Title Status of hatchery production of chum salmon populations in Japan
Authers Masaya TAKAHASHI
Keywords artificial enhancement, egg reservation, coastal sea surface temperature, chum salmon, fry release, body size
Citation Bull. Fish. Res. Agen. No.39, 49-84, 2015
This review paper compared trends of artificial enhancement activities (timing of spawning operations, effective population size, timing of fry releases and body size of released fry) among seven regional populations of chum salmon (Okhotsk, Hokkaido Sea of Japan, Nemuro, East Hokkaido Pacific, West Hokkaido Pacific, Honshu Pacific, and Honshu Sea of Japan) in northern Japan. Seasonal changes of coastal sea surface temperature (SST) in each region were also compared. In 2010, a total of 246 chum salmon hatcheries was operated in northern Japan, and the mean number of fry releases per facility was 7,527 thousand fish. Relatively small hatcheries were abundant in the west Hokkaido Pacific and Honshu Sea of Japan regions. The timing of taking eggs peaked in late October for the Okhotsk and east Hokkaido Pacific populations, and late November for the Honshu Pacific population. The recent e f fe ct ive p opu l at ion s i z e (Ne) exceeded 10,000 adults/year in five river populations (Tokushibetsu, Ishikari, Nishibetsu, Tokachi, and Yurappu) representing each regional population in Hokkaido. Patterns of coastal SST changes during juvenile salmon migration varied among regions: SST increased faster in the Sea of Japan regions than in the Pacific regions. The peak of fry releases was almost stable in late March for the Honshu Sea of Japan population, and in late May for the Okhotsk population, but it fluctuated in other regional populations. The mean body size of released fry increased in three regional populations (Okhotsk, Hokkaido Sea of Japan, and East Hokkaido Pacific), but did not change in other regional populations since 1990s. Future issues to maintain Japanese chum salmon populations are: 1) well understanding the features of each regional population, 2) conserving the diversity of each population, and 3) identifying the best timing of fry releases and their body size in each population to maximize their survival in the ocean.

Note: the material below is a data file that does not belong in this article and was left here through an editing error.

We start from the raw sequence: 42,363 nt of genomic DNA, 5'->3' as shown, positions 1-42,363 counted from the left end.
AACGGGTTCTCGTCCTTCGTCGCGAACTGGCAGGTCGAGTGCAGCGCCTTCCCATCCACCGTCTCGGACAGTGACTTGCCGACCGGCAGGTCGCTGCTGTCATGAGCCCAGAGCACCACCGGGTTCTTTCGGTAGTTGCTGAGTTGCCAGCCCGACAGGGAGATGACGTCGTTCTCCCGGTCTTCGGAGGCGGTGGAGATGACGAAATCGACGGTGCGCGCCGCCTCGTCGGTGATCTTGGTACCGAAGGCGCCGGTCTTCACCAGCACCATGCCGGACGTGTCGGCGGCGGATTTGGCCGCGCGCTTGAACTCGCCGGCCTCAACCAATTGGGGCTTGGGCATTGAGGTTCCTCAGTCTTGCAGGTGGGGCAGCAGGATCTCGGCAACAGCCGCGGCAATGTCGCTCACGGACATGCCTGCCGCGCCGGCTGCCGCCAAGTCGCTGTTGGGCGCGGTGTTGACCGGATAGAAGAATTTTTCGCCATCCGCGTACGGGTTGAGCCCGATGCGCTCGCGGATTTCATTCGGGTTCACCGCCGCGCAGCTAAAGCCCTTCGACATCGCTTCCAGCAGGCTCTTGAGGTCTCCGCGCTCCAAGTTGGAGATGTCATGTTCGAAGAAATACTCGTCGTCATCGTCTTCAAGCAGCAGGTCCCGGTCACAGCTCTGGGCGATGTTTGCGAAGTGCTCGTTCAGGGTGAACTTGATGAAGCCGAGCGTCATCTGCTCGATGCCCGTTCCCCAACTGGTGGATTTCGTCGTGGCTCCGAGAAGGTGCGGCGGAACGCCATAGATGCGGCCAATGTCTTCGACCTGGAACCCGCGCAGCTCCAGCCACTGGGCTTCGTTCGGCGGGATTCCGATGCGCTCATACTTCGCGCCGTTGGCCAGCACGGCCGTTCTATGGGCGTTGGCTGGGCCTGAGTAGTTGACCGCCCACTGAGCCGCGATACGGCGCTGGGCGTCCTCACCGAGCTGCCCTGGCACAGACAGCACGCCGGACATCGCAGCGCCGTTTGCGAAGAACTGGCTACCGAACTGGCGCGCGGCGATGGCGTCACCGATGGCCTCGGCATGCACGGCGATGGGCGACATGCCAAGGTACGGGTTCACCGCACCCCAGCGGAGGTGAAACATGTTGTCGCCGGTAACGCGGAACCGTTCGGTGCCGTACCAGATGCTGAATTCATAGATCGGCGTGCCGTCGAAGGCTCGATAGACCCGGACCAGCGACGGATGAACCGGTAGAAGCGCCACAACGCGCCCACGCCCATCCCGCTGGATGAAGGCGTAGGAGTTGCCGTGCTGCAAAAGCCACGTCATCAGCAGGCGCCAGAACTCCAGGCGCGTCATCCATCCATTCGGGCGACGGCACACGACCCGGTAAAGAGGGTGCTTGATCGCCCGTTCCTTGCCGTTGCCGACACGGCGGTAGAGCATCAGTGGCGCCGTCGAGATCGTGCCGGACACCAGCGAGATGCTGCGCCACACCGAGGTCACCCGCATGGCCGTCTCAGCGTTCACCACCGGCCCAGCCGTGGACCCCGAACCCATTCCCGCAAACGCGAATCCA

URI http://www.fra.affrc.go.jp/bulletin/bull/bull39/39-05.pdf